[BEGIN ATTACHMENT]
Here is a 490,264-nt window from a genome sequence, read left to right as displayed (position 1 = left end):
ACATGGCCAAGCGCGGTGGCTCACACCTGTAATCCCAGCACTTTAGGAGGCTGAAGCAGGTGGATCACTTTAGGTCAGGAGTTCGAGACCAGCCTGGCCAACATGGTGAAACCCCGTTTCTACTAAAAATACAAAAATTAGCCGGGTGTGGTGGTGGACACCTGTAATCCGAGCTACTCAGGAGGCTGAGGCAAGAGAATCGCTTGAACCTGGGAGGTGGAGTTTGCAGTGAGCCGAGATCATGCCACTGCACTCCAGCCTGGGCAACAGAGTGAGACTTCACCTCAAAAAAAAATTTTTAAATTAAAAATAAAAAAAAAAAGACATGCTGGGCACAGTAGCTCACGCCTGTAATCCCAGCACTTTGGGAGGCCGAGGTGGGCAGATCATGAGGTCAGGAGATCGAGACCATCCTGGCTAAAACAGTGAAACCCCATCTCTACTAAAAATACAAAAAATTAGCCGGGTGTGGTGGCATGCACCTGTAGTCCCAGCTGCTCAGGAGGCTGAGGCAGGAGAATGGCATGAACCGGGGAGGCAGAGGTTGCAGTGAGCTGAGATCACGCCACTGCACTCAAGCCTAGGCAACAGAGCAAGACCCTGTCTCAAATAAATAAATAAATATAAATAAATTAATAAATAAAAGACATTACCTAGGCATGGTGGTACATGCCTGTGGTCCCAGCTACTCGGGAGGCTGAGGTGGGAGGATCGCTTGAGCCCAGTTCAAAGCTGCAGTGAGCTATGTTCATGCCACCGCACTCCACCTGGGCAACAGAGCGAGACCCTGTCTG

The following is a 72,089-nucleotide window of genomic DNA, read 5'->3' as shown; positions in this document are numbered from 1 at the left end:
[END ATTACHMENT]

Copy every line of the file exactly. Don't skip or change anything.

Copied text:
Here is a 490,264-nt window from a genome sequence, read left to right as displayed (position 1 = left end):
ACATGGCCAAGCGCGGTGGCTCACACCTGTAATCCCAGCACTTTAGGAGGCTGAAGCAGGTGGATCACTTTAGGTCAGGAGTTCGAGACCAGCCTGGCCAACATGGTGAAACCCCGTTTCTACTAAAAATACAAAAATTAGCCGGGTGTGGTGGTGGACACCTGTAATCCGAGCTACTCAGGAGGCTGAGGCAAGAGAATCGCTTGAACCTGGGAGGTGGAGTTTGCAGTGAGCCGAGATCATGCCACTGCACTCCAGCCTGGGCAACAGAGTGAGACTTCACCTCAAAAAAAAATTTTTAAATTAAAAATAAAAAAAAAAAGACATGCTGGGCACAGTAGCTCACGCCTGTAATCCCAGCACTTTGGGAGGCCGAGGTGGGCAGATCATGAGGTCAGGAGATCGAGACCATCCTGGCTAAAACAGTGAAACCCCATCTCTACTAAAAATACAAAAAATTAGCCGGGTGTGGTGGCATGCACCTGTAGTCCCAGCTGCTCAGGAGGCTGAGGCAGGAGAATGGCATGAACCGGGGAGGCAGAGGTTGCAGTGAGCTGAGATCACGCCACTGCACTCAAGCCTAGGCAACAGAGCAAGACCCTGTCTCAAATAAATAAATAAATATAAATAAATTAATAAATAAAAGACATTACCTAGGCATGGTGGTACATGCCTGTGGTCCCAGCTACTCGGGAGGCTGAGGTGGGAGGATCGCTTGAGCCCAGTTCAAAGCTGCAGTGAGCTATGTTCATGCCACCGCACTCCACCTGGGCAACAGAGCGAGACCCTGTCTG

The following is a 72,089-nucleotide window of genomic DNA, read 5'->3' as shown; positions in this document are numbered from 1 at the left end: